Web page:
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I wish there had been more.

Though I enjoyed the individual stories very much, I think what really made the book was Dumbledore's footnotes. Those brought me back to the great feeling of what it is to be a Harry Potter fan. I particularly loved his comments about members of the Malfoy family, and the woman who was too sensitive for some of Beedle's tales, Blaxum I think the name was. The illustrations are also surprisingly good, considering they were done by Rowling. I knew she could draw to an extent, I just didn't know what that extent was. I'll probably be reading these to my kids more often than Cinderella or Sleeping Beauty. Beedle's stories are so short, yet I already prefer them simply because of the subtle message they would to little girls as opposed to the message Cinderella or Sleeping Beauty might send.

Like Sitting Down with an Old Friend

Like the fairy tales of old, The Tales of Beedle the Bard have good, evil, and blood. The first two tales are appropriate for any age, the other three should be read by a parent before reading them to younger children. If a reader is familiar with the tales of the Brothers Grimm he/she will appreciate the similar feel of these tales by Rowling. Most fairy tales are in nature dark, many even gruesome - despite what Disney has done to them. Rowling doesn't shy away from that particular element of true fairy tales, and even makes fun of how others soften them up (during one of Dumbledore's commentaries.) I also found shades of tongue-in-cheek personal humor: Imposters posing as wizards, possessing no true magic - um, yes, Ms. Rowling, I agree that there are hack writers who get lucky and are held up only by a whole lot of hype, and then there are the real writers who produce real magic, and who's hard work and talent got them where they are, not a team of marketers. On that note, many may try to weave tales of wonderment like the Harry Potter series, but no one will ever take J.K. Rowling's crown. Hail to the Queen! Please grace us with your presence again soon! Your devoted fans miss you terribly! Though I really liked these tales, I long to get sucked in by your sweeping plots, and become best friends with your characters. I literally get teary-eyed when I think that there won't be a new Harry Potter book coming out this summer! PLEASE GIVE US ANOTHER SERIES! :)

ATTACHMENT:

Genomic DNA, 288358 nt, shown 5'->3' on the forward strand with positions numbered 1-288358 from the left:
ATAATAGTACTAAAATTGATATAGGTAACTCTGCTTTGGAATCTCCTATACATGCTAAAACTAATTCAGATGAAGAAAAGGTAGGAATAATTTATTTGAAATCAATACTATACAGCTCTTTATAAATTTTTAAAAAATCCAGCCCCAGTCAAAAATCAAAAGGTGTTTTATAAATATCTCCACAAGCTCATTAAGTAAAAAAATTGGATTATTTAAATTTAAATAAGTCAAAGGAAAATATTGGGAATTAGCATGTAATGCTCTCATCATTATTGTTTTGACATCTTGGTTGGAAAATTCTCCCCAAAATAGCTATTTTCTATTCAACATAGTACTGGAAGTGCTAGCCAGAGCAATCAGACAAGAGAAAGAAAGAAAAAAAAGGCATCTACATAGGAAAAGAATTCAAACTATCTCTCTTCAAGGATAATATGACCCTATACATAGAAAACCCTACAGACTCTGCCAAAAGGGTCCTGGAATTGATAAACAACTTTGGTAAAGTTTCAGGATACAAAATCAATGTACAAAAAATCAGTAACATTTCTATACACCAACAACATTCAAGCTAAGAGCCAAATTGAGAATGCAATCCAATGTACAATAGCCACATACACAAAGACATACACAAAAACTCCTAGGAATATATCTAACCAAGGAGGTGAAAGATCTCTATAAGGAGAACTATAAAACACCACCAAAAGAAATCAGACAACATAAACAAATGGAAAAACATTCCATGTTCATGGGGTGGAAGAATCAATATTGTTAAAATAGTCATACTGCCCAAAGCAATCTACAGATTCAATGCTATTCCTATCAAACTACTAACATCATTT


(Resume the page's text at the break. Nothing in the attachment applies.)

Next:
Beedle is Brilliant, as expected